All these things are so habitual, so automatic, as it were, that you are not even aware of them; but when you begin to want to establish some discipline over your being, you make discoveries which are really tremendously interesting. When you have discovered this, you become aware that you are living constantly in a... the best word is "self-deception", a state of wilful deceit; that is, you deceive yourself spontaneously. It is not that you need to reflect: spontaneously you put a pretty cloak over what you have done so that it doesn't show its true colours... and all this for things which are so insignificant, which have so little importance! It would be understandable, wouldn't it, if recognising your mistake had serious consequences for your very existence--the instinct of self-preservation would make you do it as a protection--but that is not the question, it concerns things which are absolutely unimportant, of no consequence at all except that of having to tell yourself, "I have made a mistake."
This means that an effort is needed in order to be mentally [new p. 329][old p. 329]sincere. There must be an effort, there must be a discipline. Of course, I am not speaking of those who tell lies in order not to be caught, for everybody knows that this should not be done. Besides, the most stupid lies are the most useless, for they are so flagrant that they can't deceive anyone. Such examples occur constantly; you catch someone doing something wrong and tell him, "That's how it is"; he gives a silly explanation which nobody can understand, nobody can accept; it is silly but he gives it in the hope of shielding himself. It is spontaneous, you see, but he knows this is not done. But the other kind of deception is much more spontaneous and it is so habitual that one is not aware of it. So, when we speak of mental honesty, we speak of something which is acquired by a very constant and sustained effort.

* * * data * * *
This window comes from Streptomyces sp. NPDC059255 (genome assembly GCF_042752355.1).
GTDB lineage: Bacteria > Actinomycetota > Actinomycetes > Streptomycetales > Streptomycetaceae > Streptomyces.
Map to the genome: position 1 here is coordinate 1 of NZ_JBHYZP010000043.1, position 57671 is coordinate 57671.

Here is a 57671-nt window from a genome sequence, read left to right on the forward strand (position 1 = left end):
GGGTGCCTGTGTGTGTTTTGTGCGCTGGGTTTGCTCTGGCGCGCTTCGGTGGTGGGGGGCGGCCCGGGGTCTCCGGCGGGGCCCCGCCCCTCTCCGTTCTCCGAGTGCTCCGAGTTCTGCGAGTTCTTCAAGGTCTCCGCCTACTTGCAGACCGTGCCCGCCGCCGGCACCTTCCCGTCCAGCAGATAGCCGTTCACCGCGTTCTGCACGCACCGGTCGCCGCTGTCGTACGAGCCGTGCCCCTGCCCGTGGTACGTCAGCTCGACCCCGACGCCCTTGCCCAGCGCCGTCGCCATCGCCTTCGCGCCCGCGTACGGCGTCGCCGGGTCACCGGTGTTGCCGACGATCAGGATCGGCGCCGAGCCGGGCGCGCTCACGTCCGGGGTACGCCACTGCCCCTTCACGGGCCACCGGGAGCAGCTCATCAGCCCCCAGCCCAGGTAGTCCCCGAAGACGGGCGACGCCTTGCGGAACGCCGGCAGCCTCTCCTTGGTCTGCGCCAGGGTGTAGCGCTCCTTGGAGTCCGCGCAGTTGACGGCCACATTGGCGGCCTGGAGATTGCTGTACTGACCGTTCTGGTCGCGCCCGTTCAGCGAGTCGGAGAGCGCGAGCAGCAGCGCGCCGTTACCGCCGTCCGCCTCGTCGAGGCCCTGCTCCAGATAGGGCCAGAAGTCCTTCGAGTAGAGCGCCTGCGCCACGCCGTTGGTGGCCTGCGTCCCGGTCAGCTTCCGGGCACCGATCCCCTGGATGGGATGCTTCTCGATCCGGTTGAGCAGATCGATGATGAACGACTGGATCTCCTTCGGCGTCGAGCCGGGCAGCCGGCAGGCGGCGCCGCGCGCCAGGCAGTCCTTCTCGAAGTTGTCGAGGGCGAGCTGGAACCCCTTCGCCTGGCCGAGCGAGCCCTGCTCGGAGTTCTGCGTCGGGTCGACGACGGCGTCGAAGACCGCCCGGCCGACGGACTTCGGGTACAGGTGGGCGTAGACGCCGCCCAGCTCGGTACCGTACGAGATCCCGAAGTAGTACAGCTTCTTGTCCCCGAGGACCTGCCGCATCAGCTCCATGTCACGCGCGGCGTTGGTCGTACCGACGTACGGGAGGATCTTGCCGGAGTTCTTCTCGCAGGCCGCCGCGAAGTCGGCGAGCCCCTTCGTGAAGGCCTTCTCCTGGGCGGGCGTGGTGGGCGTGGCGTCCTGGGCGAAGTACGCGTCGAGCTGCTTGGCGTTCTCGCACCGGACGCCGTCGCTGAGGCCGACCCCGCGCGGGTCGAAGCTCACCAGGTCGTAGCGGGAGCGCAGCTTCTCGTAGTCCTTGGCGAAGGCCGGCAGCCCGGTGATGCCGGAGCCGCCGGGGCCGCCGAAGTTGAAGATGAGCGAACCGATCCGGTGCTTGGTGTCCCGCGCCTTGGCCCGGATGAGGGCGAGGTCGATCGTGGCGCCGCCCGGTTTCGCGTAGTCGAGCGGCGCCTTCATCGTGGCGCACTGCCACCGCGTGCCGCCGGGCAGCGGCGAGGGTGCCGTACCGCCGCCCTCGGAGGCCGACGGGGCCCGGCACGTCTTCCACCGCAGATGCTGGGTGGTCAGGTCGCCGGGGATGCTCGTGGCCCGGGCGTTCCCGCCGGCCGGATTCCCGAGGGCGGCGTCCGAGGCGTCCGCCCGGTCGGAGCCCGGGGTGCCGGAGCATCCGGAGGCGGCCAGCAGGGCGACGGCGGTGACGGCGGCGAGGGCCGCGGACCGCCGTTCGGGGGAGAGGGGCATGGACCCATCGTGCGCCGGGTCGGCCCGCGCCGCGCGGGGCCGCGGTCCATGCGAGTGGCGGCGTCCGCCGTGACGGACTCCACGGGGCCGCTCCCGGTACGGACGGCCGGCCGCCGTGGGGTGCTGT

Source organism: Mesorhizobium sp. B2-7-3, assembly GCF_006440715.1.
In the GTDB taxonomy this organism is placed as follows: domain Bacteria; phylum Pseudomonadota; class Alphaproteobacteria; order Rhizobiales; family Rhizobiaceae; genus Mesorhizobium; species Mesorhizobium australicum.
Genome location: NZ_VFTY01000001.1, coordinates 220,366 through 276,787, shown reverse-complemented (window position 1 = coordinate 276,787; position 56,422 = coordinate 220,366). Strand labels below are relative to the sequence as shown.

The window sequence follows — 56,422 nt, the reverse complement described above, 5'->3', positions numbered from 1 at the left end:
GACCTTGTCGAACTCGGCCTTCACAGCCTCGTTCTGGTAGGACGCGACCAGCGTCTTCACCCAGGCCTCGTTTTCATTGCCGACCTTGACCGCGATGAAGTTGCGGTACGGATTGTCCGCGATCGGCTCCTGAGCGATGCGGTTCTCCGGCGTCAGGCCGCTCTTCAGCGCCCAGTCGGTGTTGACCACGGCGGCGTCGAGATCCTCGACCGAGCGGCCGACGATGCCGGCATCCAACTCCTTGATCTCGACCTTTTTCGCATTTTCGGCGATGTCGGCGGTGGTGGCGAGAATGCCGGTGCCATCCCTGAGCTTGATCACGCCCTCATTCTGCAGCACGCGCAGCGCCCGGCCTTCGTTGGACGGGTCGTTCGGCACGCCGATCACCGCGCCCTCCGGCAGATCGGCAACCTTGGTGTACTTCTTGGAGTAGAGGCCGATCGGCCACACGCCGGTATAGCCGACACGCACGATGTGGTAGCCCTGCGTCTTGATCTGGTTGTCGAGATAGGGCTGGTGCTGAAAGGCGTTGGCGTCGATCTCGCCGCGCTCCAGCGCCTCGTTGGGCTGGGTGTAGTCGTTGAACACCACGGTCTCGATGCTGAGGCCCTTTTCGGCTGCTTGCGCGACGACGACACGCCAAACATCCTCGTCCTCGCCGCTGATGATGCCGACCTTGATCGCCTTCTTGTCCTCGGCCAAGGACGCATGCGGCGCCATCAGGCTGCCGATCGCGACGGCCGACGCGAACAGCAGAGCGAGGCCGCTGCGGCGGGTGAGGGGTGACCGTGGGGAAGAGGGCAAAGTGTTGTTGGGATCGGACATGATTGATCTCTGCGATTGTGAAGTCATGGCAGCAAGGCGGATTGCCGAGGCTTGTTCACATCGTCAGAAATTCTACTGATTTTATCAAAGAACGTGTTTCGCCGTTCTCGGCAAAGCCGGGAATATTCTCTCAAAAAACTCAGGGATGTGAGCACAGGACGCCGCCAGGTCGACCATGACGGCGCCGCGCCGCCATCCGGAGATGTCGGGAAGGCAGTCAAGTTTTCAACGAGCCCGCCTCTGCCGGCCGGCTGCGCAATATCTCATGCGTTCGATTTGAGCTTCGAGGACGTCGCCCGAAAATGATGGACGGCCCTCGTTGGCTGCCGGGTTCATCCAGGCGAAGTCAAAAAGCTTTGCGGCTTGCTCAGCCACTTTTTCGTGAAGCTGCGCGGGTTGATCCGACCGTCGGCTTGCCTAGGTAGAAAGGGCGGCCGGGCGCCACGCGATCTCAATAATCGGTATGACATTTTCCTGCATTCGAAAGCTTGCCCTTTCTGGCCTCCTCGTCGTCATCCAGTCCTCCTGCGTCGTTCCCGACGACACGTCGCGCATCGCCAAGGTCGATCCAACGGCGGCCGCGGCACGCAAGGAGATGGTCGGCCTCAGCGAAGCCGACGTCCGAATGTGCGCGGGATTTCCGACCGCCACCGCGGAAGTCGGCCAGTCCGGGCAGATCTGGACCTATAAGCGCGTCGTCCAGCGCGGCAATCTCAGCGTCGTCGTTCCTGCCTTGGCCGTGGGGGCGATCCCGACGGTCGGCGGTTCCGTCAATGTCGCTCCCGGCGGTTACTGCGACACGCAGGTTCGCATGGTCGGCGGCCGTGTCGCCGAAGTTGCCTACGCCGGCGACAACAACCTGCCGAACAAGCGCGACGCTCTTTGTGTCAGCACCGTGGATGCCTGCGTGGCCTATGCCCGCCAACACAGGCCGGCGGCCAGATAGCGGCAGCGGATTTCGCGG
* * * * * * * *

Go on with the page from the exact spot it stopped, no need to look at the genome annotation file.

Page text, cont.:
You catch yourself, don't you, you suddenly catch yourself in the act of giving yourself somewhere in your head or here (Mother indicates the heart), here it is more serious... giving a very favourable little explanation. And only when you can get a grip on yourself, there, hold fast and look at yourself clearly in the face and say, "Do you think it is like that?", then, if you are very courageous and put a very strong pressure, in the end you tell yourself, "Yes, I know very well that it is not like that!"
It sometimes takes years. Time must pass, one must have changed much within oneself, one's vision of things must have become different, one must be in a different condition, in a different relation with circumstances, in order to see clearly, completely, how far one was deceiving oneself--and at that moment one was convinced that one was sincere.
It is probable that perfect sincerity can only come when one rises above this sphere of falsehood that is life as we know it on earth, mental life, even the higher mental life. [old p. 330]
When one springs up into the higher sphere, into the world [new p. 330]of Truth, one will be able to see things as they truly are, and seeing them as they are, one will be able to live them in their truth. Then all falsehoods will naturally crumble. And since the favourable explanations will no longer have any purpose, they will disappear, for there will be nothing left to explain.
Things will be self-evident, Truth will shine through all forms, the possibility of error will disappear.
Collected Works of The Mother, First Edition, Volume 09, pp. 327-30